Extreme-heat jail finally gets aircon fix

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Air conditioning will finally be extended to every cell in a remote prison in Western Australia where temperatures have exceeded 50C.

The units will be installed at Roebourne Regional Jail in the 2023-24 financial year and will cost more than $10 million, Corrections Minister Bill Johnston said.

Concerns about extreme heat at Pilbara Institution have been raised for years, with a custodial inspector in 2020 expressing grave concern over the lack of climate control in ordinary prisoner accommodation.

In response, the state government listed the ice machines among existing “effective controls” and claimed that prisoners in the area were accustomed to the heat.

The temperature at Roebourne soared above 50C earlier this year, with the WA Native Legal Service calling the treatment of prisoners inhumane.

Mr Johnston said the government had listened to community concerns about the potential effects on the health and safety of prisoners.

“This is a significant investment by the state government in the welfare of inmates at Roebourne Regional Jail,” he said in a statement on Wednesday.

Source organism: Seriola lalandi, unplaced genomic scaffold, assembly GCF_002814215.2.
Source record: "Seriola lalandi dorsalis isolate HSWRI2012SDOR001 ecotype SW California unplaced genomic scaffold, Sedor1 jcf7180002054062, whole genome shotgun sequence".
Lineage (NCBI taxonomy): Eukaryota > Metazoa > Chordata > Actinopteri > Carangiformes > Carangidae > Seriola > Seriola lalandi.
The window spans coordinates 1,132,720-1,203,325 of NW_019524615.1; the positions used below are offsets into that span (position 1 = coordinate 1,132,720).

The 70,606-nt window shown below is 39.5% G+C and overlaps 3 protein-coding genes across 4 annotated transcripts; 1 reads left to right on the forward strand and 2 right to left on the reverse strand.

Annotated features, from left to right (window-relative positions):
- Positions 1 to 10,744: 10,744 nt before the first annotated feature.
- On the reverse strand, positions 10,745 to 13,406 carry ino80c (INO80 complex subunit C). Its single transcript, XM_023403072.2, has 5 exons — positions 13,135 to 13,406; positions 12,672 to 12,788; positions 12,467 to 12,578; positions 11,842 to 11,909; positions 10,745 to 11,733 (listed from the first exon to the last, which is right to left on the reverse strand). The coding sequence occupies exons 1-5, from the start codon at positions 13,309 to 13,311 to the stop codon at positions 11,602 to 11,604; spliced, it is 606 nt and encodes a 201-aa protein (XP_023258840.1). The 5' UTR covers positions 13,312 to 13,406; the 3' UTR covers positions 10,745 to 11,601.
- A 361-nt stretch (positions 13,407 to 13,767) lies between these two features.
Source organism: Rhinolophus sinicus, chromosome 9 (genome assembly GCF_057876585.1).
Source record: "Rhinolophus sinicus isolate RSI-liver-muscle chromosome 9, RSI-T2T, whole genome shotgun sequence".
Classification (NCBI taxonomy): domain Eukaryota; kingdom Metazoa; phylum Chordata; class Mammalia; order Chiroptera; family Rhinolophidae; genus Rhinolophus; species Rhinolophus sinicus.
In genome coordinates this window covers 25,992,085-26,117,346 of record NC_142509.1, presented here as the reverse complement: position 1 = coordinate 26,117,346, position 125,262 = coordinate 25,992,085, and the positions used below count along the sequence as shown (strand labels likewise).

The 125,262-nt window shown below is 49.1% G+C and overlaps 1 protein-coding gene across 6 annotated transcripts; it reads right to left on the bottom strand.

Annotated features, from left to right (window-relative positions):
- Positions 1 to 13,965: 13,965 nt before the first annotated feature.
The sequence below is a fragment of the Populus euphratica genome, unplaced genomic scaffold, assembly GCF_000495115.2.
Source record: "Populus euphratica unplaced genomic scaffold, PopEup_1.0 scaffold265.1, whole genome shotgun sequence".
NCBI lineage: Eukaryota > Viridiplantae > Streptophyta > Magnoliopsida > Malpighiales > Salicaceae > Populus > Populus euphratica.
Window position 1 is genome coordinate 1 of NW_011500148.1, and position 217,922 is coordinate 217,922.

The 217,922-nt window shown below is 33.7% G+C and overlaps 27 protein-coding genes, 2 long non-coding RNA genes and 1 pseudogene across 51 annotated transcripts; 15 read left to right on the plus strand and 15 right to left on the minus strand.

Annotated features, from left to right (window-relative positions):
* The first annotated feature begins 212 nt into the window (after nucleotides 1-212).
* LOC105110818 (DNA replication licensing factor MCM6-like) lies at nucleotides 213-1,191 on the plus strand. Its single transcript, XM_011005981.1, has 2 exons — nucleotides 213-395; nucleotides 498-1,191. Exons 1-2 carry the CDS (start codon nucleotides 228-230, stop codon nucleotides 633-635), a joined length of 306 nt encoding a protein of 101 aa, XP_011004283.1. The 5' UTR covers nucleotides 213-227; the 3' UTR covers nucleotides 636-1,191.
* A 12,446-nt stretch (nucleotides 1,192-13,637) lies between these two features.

“This project will take into account local climatic conditions and the challenges of installing air conditioning in a humid tropical environment.

“Prior to the completion of this work, prison management will continue to be vigilant to protect the well-being of inmates through existing practices.”

Mr Johnston said the facility had air conditioning in some common use areas and in cells for prisoners with medical conditions and those who worked outside.

Most prisoners rely on fans to cool their cells during the summer.

Premier Mark McGowan hosted a meeting on Wednesday to discuss issues at Banksia Hill youth prison, including the use of dangerous restraint techniques.

The government has ordered staff to stop using the “folding” technique, which involves using your body weight to force a person’s arms and legs against their head.

Judges, barristers and attorneys have also raised concerns about repeated closures at Banksia and the decision to transfer a small group of teenagers to a stand-alone unit at Casuarina maximum-security adult prison.

Mr McGowan told Parliament that the meeting with stakeholders had been positive and that further changes would be announced in the coming weeks.

The state government has been forced to delay a number of projects during the COVID-19 pandemic, mainly due to labor and material shortages.

An on-site youth rehabilitation center in the Kimberley will open in the second half of 2023, six months later than originally planned.

It will offer up to 16 places each year to teenagers aged 14 to 17 as an alternative to Banksia Hill, the government announced this week.

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